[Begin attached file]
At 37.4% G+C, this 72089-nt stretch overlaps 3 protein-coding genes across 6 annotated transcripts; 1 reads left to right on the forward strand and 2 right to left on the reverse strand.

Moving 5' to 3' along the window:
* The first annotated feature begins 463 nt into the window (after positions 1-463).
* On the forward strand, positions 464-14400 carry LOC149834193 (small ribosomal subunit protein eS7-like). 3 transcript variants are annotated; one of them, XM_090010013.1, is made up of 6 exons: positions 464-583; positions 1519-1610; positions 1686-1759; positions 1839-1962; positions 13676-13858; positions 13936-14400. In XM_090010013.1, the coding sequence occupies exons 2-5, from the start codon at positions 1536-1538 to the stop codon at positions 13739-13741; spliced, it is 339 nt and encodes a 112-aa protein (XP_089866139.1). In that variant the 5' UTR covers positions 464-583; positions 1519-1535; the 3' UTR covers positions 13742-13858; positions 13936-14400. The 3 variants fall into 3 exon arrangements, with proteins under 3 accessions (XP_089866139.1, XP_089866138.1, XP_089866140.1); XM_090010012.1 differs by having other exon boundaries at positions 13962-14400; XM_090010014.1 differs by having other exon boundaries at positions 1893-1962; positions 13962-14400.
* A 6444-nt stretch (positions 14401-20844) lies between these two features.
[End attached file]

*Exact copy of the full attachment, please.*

At 37.4% G+C, this 72089-nt stretch overlaps 3 protein-coding genes across 6 annotated transcripts; 1 reads left to right on the forward strand and 2 right to left on the reverse strand.

Moving 5' to 3' along the window:
* The first annotated feature begins 463 nt into the window (after positions 1-463).
* On the forward strand, positions 464-14400 carry LOC149834193 (small ribosomal subunit protein eS7-like). 3 transcript variants are annotated; one of them, XM_090010013.1, is made up of 6 exons: positions 464-583; positions 1519-1610; positions 1686-1759; positions 1839-1962; positions 13676-13858; positions 13936-14400. In XM_090010013.1, the coding sequence occupies exons 2-5, from the start codon at positions 1536-1538 to the stop codon at positions 13739-13741; spliced, it is 339 nt and encodes a 112-aa protein (XP_089866139.1). In that variant the 5' UTR covers positions 464-583; positions 1519-1535; the 3' UTR covers positions 13742-13858; positions 13936-14400. The 3 variants fall into 3 exon arrangements, with proteins under 3 accessions (XP_089866139.1, XP_089866138.1, XP_089866140.1); XM_090010012.1 differs by having other exon boundaries at positions 13962-14400; XM_090010014.1 differs by having other exon boundaries at positions 1893-1962; positions 13962-14400.
* A 6444-nt stretch (positions 14401-20844) lies between these two features.